Larry Magid: Teen Identity Theft Becoming More Prevalent

View Comments
Photo Credit: ThinkStock

Photo Credit: ThinkStock

LarryMagid01-228 Larry Magid
Larry Magid is a technology journalist and an Internet safe...
Read More

WASHINGTON, D.C. (KCBS) – The Family Online Safety Institute Conference wrapped up on Thursday in Washington, D.C. with one of the more unique panels focusing on teen identity theft, fraud and security.

During the panel discussion, research was presented that found 51 percent of teens are very concerned about identity theft, up from 43 percent a year ago. What many of those concerned told researchers is that they understand that teens are not exempt from having their identity stolen or compromised online, and even young children are not exempt from ID theft.

Many question why identity thieves would target a young child. Part of the reason is because they have a perfect credit record and many times, they won’t find out about what happened until much later in life, like when they’re applying for college loans or their first credit card.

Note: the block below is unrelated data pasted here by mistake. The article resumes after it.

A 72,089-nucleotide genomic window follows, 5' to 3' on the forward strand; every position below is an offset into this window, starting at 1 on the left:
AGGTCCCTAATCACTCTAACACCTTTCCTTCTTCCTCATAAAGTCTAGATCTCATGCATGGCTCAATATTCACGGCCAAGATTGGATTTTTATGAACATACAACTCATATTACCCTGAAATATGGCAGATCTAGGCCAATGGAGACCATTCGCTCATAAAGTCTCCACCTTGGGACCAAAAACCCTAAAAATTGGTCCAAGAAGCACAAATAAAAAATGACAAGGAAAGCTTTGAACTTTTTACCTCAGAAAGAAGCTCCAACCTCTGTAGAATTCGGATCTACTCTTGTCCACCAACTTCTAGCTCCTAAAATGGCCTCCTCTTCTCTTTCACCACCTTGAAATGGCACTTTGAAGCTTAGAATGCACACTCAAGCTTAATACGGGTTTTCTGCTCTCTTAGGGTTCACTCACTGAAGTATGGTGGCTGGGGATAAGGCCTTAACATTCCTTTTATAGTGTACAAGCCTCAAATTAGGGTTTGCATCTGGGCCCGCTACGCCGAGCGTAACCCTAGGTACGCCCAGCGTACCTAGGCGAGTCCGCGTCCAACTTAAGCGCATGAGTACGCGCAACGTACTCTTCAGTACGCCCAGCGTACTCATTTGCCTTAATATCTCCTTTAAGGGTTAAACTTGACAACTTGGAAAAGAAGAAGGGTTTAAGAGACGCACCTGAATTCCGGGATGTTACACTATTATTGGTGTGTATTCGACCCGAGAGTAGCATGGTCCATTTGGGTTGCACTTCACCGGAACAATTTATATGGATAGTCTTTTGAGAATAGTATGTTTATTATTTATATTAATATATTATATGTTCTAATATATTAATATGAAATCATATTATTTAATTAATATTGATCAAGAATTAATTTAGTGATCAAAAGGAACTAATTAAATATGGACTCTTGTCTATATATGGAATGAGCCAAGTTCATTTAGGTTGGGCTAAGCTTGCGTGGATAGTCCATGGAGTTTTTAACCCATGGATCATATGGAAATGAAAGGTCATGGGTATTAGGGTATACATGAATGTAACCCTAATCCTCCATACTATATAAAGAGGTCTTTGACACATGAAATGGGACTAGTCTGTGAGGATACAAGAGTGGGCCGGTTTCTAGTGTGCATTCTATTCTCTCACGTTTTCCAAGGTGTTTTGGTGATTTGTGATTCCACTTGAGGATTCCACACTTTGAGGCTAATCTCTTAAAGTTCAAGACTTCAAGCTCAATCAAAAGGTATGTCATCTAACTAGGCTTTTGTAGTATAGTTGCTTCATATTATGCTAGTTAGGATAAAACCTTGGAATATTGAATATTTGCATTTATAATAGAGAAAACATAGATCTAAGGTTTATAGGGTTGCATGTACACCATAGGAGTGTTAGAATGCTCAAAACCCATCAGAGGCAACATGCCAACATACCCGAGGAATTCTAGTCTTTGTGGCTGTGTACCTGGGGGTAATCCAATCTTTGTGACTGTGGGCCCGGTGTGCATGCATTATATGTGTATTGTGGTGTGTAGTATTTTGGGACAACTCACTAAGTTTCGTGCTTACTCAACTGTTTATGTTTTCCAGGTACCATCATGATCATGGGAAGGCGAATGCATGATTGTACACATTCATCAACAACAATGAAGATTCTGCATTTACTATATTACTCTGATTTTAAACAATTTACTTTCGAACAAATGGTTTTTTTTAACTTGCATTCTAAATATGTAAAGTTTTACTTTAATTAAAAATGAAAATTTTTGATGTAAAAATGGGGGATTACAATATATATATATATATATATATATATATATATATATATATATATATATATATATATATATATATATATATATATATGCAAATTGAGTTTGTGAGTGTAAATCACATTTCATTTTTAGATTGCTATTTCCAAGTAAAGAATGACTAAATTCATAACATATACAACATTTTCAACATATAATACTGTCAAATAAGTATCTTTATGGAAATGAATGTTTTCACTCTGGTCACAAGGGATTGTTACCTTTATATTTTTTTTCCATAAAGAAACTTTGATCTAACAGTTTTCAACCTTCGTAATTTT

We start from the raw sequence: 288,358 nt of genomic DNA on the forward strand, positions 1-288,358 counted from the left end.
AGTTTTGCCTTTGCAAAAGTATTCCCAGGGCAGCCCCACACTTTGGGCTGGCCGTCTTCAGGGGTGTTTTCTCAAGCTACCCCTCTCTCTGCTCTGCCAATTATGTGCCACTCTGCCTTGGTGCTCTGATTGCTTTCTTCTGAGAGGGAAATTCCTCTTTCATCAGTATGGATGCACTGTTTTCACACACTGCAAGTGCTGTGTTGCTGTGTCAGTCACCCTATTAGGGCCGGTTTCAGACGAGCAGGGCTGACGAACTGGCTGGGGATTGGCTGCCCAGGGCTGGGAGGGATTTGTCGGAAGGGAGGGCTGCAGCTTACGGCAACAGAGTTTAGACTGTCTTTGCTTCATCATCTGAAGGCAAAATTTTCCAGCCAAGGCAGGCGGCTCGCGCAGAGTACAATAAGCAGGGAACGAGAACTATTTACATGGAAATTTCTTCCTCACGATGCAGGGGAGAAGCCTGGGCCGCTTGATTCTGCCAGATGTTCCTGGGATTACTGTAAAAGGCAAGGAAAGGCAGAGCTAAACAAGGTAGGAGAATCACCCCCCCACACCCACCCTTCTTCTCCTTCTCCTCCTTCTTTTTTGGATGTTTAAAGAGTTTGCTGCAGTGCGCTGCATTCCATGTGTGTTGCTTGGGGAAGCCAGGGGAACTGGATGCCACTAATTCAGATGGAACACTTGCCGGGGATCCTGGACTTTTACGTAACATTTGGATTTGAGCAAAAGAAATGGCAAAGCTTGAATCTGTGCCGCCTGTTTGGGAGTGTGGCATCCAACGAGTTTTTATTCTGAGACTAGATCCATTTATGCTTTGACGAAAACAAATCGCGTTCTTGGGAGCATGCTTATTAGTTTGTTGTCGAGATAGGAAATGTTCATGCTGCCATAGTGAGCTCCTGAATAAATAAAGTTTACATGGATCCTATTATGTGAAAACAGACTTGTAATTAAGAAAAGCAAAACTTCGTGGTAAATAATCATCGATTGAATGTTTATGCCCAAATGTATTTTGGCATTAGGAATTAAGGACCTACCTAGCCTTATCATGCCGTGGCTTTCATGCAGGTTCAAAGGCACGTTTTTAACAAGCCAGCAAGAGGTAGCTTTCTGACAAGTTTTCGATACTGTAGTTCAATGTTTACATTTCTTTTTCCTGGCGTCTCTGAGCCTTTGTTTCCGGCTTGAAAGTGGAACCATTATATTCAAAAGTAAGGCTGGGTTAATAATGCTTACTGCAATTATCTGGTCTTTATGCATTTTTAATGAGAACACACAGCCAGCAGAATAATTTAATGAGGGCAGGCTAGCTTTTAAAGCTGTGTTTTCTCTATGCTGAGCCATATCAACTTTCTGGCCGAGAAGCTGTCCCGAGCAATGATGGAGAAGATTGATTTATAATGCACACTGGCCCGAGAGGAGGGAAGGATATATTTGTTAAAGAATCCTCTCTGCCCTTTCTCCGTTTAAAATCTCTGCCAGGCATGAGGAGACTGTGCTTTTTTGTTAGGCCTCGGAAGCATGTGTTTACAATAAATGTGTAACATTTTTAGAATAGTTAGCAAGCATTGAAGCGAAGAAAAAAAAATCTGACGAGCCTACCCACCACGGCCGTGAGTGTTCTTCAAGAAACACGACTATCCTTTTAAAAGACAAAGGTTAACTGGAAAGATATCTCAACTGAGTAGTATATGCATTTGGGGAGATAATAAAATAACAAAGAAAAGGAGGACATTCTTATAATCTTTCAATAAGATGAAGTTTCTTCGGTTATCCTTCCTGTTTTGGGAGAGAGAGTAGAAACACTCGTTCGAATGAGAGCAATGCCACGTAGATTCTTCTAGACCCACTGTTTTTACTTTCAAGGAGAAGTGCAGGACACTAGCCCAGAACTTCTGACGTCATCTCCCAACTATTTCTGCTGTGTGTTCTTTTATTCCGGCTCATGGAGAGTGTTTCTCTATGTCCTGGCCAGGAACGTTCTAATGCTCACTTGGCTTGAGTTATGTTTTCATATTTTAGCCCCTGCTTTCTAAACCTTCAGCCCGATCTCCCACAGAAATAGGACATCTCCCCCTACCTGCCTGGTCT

There is a proposal in the works that would allow parents to register their children in a way that if anyone tries to get credit in the name of this child up to a certain date, turn it down or contact the parent.

Steps were outlined during the panel on ways teens can protect themselves from identity theft.

Some positive news: a recent study shows that in many cases, they are finding their own ways to protect themselves, including restricting their profiles online. That includes keeping their Facebook user profiles private and having high confidence in not only maintaining their settings, but also managing their online network and masking information they don’t want others to know.

You can hear Larry Magid’s Tech Report Monday through Friday at 3:50pm on KCBS All News 740AM and 106.9FM.

(Copyright 2013 by CBS San Francisco. All Rights Reserved. This material may not be published, broadcast, rewritten, or redistributed.)

View Comments
blog comments powered by Disqus
Follow

Get every new post delivered to your Inbox.

Join 55,777 other followers